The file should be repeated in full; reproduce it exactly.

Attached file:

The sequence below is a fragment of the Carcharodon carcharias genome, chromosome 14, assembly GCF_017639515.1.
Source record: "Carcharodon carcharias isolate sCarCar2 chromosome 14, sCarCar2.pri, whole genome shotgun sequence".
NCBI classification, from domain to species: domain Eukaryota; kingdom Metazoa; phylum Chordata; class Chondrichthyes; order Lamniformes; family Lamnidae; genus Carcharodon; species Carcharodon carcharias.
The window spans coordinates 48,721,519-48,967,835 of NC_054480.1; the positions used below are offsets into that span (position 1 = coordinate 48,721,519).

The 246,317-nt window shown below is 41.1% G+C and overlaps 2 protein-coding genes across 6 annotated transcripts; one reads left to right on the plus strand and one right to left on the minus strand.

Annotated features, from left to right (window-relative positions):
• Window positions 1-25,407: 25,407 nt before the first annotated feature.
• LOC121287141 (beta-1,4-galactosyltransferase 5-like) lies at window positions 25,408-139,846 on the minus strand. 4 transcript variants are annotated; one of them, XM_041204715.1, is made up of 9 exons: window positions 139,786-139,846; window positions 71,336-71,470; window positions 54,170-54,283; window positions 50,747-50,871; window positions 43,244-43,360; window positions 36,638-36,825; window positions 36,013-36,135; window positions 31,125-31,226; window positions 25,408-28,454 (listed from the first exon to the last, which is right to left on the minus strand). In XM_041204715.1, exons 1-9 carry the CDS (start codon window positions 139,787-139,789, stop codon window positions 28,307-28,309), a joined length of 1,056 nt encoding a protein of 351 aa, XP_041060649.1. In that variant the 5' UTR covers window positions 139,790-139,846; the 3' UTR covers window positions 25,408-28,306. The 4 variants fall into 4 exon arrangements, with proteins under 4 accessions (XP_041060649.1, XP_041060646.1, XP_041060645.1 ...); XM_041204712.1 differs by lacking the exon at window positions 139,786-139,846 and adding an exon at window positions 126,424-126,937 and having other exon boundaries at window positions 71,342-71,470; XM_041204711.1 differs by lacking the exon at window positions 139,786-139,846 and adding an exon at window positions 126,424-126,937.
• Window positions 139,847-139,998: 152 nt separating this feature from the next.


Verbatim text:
The sequence below is a fragment of the Carcharodon carcharias genome, chromosome 14, assembly GCF_017639515.1.
Source record: "Carcharodon carcharias isolate sCarCar2 chromosome 14, sCarCar2.pri, whole genome shotgun sequence".
NCBI classification, from domain to species: domain Eukaryota; kingdom Metazoa; phylum Chordata; class Chondrichthyes; order Lamniformes; family Lamnidae; genus Carcharodon; species Carcharodon carcharias.
The window spans coordinates 48,721,519-48,967,835 of NC_054480.1; the positions used below are offsets into that span (position 1 = coordinate 48,721,519).

The 246,317-nt window shown below is 41.1% G+C and overlaps 2 protein-coding genes across 6 annotated transcripts; one reads left to right on the plus strand and one right to left on the minus strand.

Annotated features, from left to right (window-relative positions):
• Window positions 1-25,407: 25,407 nt before the first annotated feature.
• LOC121287141 (beta-1,4-galactosyltransferase 5-like) lies at window positions 25,408-139,846 on the minus strand. 4 transcript variants are annotated; one of them, XM_041204715.1, is made up of 9 exons: window positions 139,786-139,846; window positions 71,336-71,470; window positions 54,170-54,283; window positions 50,747-50,871; window positions 43,244-43,360; window positions 36,638-36,825; window positions 36,013-36,135; window positions 31,125-31,226; window positions 25,408-28,454 (listed from the first exon to the last, which is right to left on the minus strand). In XM_041204715.1, exons 1-9 carry the CDS (start codon window positions 139,787-139,789, stop codon window positions 28,307-28,309), a joined length of 1,056 nt encoding a protein of 351 aa, XP_041060649.1. In that variant the 5' UTR covers window positions 139,790-139,846; the 3' UTR covers window positions 25,408-28,306. The 4 variants fall into 4 exon arrangements, with proteins under 4 accessions (XP_041060649.1, XP_041060646.1, XP_041060645.1 ...); XM_041204712.1 differs by lacking the exon at window positions 139,786-139,846 and adding an exon at window positions 126,424-126,937 and having other exon boundaries at window positions 71,342-71,470; XM_041204711.1 differs by lacking the exon at window positions 139,786-139,846 and adding an exon at window positions 126,424-126,937.
• Window positions 139,847-139,998: 152 nt separating this feature from the next.